Jay Rosen has a wonderful post on How the Backchannel Has Changed the Game for Conference Panelists. The backchannel is the twitter stream that audience members now rather routinely produce while a conference speaker or panel holds forth at the front of the room; it carries hideous dangers for the unwary, unprepared, or just plain unlikeable speaker. Rosen gives splendid tips on how to answer this challenge. The gist is to have one of the panelists tune into and contribute to the backchannel (and let the audience know this) and use the backchannel as a springboard for discussion. Some serious multitasking. Rosen tells how he and his co-panelists at a SXSW panel pulled it off. Fascinating stuff.

Healthcare

Democrats Inch Toward Securing Votes for Health Bill. The CBO, it seems, is ahead of them; Ezra Klein says the CBO found that the bill cuts deficit by $1.3 trillion over 20 years, covers 95%. Here’s a good take on the finished draft. Meanwhile, the news that the number of unfilled scrips approaches 15% might bolster the weak.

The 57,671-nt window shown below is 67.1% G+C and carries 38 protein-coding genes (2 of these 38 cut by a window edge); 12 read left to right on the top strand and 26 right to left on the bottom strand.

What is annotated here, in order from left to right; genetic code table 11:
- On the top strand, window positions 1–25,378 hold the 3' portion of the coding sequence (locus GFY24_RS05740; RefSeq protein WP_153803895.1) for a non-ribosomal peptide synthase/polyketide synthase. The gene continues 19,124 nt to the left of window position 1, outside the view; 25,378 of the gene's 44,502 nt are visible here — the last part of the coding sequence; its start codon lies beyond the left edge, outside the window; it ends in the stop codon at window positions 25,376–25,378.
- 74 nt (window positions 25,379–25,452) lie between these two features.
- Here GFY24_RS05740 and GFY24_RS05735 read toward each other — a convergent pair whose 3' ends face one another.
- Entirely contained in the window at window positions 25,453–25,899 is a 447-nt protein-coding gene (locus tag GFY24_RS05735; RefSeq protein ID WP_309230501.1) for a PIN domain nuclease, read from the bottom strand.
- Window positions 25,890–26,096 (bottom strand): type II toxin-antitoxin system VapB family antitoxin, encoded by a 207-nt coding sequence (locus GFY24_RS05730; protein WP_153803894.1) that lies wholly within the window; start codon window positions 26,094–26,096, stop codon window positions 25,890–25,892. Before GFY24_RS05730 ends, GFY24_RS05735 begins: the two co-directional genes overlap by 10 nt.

Forbes has a good post on Medicine’s Dance With The Devil, with those parts played by two cardiologists in a debate at the American College of Cardiology’s annual convention. Speaks well that the debate should occur.

Et alia

I just planned a complicated trip to the West Coast. Trip would be simple, actually, if I could just take fast trains along north-to-south route: LA to Palo Alto to SF to Vancouver. I almost booked the Amtrak from LA to San Jose, but it took over 10 hours (if it runs on time) and so gets me there well after bedtime. Instead I took a bunch of planes, and will wear myself out with overly loud airport CNN and too many shuttles and burn a ton of carbon. Perhaps I should move to Spain, where High-Speed Rail Gains Traction.